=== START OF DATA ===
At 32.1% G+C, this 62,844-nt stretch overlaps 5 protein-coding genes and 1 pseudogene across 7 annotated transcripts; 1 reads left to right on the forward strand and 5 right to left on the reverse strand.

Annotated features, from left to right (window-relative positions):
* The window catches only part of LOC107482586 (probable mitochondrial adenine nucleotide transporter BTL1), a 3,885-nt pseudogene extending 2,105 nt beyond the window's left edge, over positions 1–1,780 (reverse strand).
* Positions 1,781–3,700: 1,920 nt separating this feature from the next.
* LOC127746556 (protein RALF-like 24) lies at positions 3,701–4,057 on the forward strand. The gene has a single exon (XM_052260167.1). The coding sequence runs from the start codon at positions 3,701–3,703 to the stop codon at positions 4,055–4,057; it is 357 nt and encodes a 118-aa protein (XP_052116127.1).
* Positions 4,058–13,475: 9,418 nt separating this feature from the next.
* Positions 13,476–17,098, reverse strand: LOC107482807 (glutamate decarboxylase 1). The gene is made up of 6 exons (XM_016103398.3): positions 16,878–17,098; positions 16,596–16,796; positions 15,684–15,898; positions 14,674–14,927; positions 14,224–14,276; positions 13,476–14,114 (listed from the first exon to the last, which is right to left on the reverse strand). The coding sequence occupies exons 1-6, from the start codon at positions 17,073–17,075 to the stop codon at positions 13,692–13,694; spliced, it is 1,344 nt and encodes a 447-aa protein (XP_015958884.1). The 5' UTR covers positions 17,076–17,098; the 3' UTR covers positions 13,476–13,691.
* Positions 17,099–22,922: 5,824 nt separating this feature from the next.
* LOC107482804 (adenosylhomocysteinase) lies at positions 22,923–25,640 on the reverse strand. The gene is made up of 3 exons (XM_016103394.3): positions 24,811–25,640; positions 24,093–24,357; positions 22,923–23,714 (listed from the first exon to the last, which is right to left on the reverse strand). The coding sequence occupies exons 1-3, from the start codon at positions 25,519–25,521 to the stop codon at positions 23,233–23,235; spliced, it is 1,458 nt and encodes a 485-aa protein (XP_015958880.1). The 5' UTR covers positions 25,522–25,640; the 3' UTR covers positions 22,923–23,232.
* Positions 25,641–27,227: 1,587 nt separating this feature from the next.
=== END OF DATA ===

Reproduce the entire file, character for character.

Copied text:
At 32.1% G+C, this 62,844-nt stretch overlaps 5 protein-coding genes and 1 pseudogene across 7 annotated transcripts; 1 reads left to right on the forward strand and 5 right to left on the reverse strand.

Annotated features, from left to right (window-relative positions):
* The window catches only part of LOC107482586 (probable mitochondrial adenine nucleotide transporter BTL1), a 3,885-nt pseudogene extending 2,105 nt beyond the window's left edge, over positions 1–1,780 (reverse strand).
* Positions 1,781–3,700: 1,920 nt separating this feature from the next.
* LOC127746556 (protein RALF-like 24) lies at positions 3,701–4,057 on the forward strand. The gene has a single exon (XM_052260167.1). The coding sequence runs from the start codon at positions 3,701–3,703 to the stop codon at positions 4,055–4,057; it is 357 nt and encodes a 118-aa protein (XP_052116127.1).
* Positions 4,058–13,475: 9,418 nt separating this feature from the next.
* Positions 13,476–17,098, reverse strand: LOC107482807 (glutamate decarboxylase 1). The gene is made up of 6 exons (XM_016103398.3): positions 16,878–17,098; positions 16,596–16,796; positions 15,684–15,898; positions 14,674–14,927; positions 14,224–14,276; positions 13,476–14,114 (listed from the first exon to the last, which is right to left on the reverse strand). The coding sequence occupies exons 1-6, from the start codon at positions 17,073–17,075 to the stop codon at positions 13,692–13,694; spliced, it is 1,344 nt and encodes a 447-aa protein (XP_015958884.1). The 5' UTR covers positions 17,076–17,098; the 3' UTR covers positions 13,476–13,691.
* Positions 17,099–22,922: 5,824 nt separating this feature from the next.
* LOC107482804 (adenosylhomocysteinase) lies at positions 22,923–25,640 on the reverse strand. The gene is made up of 3 exons (XM_016103394.3): positions 24,811–25,640; positions 24,093–24,357; positions 22,923–23,714 (listed from the first exon to the last, which is right to left on the reverse strand). The coding sequence occupies exons 1-3, from the start codon at positions 25,519–25,521 to the stop codon at positions 23,233–23,235; spliced, it is 1,458 nt and encodes a 485-aa protein (XP_015958880.1). The 5' UTR covers positions 25,522–25,640; the 3' UTR covers positions 22,923–23,232.
* Positions 25,641–27,227: 1,587 nt separating this feature from the next.